Nikon has just released its new flagship Full-Frame DSLR camera, the Nikon D6. This new camera features the same 20.8 MP FX CMOS sensor as its predecessor, the D5, but with a new EXPEED 6 image processor that improves AF speeds. For filmmakers, there are no groundbreaking changes under the hood of the D6, which can still only record 4K videos at up to 30 frames per second. Let’s take a closer look at it!
Nikon D6 – A Four Years Old Camera Revamp?
The Nikon D6 is the successor of the D5 that came out nearly four years ago. This high-end camera is primarily aimed at sports/wildlife photographers and competes directly with the Canon EOS-1DX Mark III that came out a month ago. Indeed, both companies are running against the clock to be ready for the Olympics Game in Tokyo that starts in July 2020.
So, what’s new with the Nikon D6? Here is a quick list of all the changes Nikon made to its flagship Full-Frame camera:
- The D6 as the same 20.8MP Full-Frame CMOS sensor as the Nikon D5.
- The ISO ranges from 100 to 102,400 and is expandable up to 3.2 million ISO.
- New EXPEED 6 image processor. This allows the Nikon D6 to take images at up to 14fps (mechanical shutter) with full AF and AE capabilities.
- The AF system is “the most powerful AF system in Nikon’s history,” according to the company. Indeed, the Nikon D6 now sports a 105-point AF system for an AF coverage that is 1.6 times denser than the one in the D6.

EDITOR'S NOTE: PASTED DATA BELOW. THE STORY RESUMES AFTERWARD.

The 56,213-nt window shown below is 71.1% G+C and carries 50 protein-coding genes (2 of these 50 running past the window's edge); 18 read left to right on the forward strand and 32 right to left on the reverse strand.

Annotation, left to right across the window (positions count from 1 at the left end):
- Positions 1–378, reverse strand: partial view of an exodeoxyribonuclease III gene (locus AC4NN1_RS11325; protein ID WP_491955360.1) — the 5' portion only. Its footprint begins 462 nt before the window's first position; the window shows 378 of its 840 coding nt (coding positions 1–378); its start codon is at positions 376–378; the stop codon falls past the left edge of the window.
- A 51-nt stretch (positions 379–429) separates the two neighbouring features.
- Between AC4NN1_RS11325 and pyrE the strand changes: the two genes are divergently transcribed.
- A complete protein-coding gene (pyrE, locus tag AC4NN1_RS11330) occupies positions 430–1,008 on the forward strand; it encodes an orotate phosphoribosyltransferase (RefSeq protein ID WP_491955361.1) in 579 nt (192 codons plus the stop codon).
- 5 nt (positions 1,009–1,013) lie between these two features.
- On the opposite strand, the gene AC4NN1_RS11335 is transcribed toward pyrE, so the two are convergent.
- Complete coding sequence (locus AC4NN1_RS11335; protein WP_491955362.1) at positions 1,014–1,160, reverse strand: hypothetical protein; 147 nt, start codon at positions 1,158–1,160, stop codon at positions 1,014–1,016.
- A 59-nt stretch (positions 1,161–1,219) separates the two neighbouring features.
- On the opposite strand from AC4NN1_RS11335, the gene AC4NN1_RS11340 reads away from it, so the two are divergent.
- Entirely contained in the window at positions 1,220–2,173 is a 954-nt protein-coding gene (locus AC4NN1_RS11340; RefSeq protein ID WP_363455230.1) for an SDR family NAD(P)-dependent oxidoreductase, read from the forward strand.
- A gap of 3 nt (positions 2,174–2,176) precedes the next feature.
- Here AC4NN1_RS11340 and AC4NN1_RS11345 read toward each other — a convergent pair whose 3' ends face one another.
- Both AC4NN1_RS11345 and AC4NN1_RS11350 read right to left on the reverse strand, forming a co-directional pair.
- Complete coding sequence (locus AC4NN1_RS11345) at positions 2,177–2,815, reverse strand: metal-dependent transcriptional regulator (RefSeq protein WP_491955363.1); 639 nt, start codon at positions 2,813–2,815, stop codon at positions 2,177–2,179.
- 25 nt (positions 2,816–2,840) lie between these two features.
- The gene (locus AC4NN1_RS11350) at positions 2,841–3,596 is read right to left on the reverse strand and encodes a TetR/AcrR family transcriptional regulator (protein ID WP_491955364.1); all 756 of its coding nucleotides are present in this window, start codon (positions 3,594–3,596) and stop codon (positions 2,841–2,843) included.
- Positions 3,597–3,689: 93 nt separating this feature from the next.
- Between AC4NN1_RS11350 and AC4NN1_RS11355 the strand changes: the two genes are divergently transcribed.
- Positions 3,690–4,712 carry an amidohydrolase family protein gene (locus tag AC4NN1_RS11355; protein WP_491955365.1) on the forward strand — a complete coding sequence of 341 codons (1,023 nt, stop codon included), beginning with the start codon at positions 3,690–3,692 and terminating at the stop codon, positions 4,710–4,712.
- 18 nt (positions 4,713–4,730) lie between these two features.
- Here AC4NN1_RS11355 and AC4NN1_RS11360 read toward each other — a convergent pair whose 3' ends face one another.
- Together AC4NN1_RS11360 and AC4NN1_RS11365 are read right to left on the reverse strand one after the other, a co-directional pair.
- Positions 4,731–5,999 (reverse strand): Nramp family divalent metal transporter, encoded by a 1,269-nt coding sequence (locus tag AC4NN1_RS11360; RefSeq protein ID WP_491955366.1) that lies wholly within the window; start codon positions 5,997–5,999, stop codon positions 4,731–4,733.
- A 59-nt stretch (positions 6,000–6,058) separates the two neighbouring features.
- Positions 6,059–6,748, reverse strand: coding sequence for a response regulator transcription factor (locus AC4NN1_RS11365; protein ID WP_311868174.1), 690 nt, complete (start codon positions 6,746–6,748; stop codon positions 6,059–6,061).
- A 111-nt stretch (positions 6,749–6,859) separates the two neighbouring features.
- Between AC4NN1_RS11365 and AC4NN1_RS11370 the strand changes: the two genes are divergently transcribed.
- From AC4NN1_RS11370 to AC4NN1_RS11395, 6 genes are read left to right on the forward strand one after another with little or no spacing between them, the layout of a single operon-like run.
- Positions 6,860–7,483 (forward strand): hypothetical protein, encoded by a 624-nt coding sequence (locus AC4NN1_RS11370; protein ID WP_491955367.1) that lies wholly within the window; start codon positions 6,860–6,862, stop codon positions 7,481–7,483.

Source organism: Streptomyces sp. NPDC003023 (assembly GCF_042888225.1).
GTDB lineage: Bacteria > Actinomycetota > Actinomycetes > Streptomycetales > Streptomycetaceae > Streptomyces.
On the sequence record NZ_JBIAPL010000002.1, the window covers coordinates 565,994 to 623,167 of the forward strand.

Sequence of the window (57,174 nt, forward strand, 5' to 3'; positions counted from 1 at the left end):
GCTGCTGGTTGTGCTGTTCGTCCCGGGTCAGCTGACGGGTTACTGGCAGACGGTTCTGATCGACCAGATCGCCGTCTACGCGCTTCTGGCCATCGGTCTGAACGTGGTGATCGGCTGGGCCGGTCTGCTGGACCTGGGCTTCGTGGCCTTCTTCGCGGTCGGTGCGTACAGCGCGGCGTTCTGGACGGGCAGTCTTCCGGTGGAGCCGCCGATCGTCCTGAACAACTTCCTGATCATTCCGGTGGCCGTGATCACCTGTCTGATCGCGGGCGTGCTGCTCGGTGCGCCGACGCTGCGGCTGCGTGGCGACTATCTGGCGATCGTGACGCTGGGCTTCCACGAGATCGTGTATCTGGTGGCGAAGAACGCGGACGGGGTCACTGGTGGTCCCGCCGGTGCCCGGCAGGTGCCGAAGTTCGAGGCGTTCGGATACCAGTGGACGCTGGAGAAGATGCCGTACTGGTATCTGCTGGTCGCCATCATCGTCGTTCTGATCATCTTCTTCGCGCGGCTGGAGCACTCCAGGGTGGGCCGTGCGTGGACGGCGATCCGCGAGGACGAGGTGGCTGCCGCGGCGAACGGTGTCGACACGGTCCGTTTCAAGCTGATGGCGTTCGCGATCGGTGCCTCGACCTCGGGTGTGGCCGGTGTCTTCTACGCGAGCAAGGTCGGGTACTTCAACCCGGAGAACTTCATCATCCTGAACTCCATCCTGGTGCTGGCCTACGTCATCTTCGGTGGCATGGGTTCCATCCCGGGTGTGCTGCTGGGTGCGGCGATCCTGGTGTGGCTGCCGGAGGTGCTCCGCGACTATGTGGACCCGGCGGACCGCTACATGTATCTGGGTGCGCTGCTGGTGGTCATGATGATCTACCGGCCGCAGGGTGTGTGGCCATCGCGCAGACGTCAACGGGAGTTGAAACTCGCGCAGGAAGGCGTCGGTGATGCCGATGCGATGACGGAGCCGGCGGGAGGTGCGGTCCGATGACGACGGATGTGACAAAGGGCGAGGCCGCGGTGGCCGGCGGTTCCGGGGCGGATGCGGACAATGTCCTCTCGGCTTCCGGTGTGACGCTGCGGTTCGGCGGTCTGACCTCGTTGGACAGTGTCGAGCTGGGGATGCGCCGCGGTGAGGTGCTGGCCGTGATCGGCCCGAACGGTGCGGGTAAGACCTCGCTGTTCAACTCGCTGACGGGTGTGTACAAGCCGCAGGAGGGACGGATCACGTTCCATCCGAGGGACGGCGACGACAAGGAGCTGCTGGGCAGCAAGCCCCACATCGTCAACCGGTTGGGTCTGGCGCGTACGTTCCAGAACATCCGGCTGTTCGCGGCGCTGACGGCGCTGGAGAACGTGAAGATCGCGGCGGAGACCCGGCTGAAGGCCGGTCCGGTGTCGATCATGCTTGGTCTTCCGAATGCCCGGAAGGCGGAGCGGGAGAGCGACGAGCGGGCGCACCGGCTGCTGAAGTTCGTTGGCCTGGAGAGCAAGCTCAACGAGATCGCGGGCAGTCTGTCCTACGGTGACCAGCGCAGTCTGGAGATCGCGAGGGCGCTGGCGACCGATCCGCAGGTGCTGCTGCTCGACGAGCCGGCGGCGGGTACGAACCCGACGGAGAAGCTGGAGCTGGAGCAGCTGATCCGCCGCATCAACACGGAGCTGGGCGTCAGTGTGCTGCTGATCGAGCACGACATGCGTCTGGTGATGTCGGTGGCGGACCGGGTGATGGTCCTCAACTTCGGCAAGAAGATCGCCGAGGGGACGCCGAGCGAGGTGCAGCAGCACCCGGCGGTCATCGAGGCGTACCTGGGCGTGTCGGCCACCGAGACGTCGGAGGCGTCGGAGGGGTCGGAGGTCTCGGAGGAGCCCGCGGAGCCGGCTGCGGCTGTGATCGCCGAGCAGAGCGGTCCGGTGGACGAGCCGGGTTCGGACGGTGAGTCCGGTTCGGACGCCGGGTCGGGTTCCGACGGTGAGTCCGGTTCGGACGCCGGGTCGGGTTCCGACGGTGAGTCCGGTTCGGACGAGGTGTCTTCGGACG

- On the storage side, all your files are saved onto CFExpress and XQD cards, and there are two slots for redundancy purposes.
- The camera is weatherproof, it has Bluetooth/Wi-Fi capabilities, and it features a built-in GPS.
Minimalist Filmmaking Features
For filmmakers, you can still only record up to 4K UHD resolution at 30 frames per second, and in 1080P at 60fps. Videos are saved as MOV or MP4 files with an H.264/MPEG-4 video encoding. Also, please note that the phase-detection AF doesn’t work in live-view mode, so it doesn’t work in video mode. The bare minimum connectivity is present for video shooters, including a 3.5mm mini-jack audio input, a headphone jack, and an HDMI Type-C port.
Price and Availability
The Nikon D6 will start shipping in April 2020, right in time for the Olympics Game. You can already pre-order it for $6,499.95.
With a price tag similar to the Canon EOS-1DX Mark III, I think that Nikon missed the shot with the D6. On the video side, it’s day and night between the two cameras, and I think Nikon really should have put more energy to, at least try, seducing filmmakers.
What do you think about the Nikon D6? Do you think it’s worth the upgrade for D5 shooters? Let us know in the comments below!
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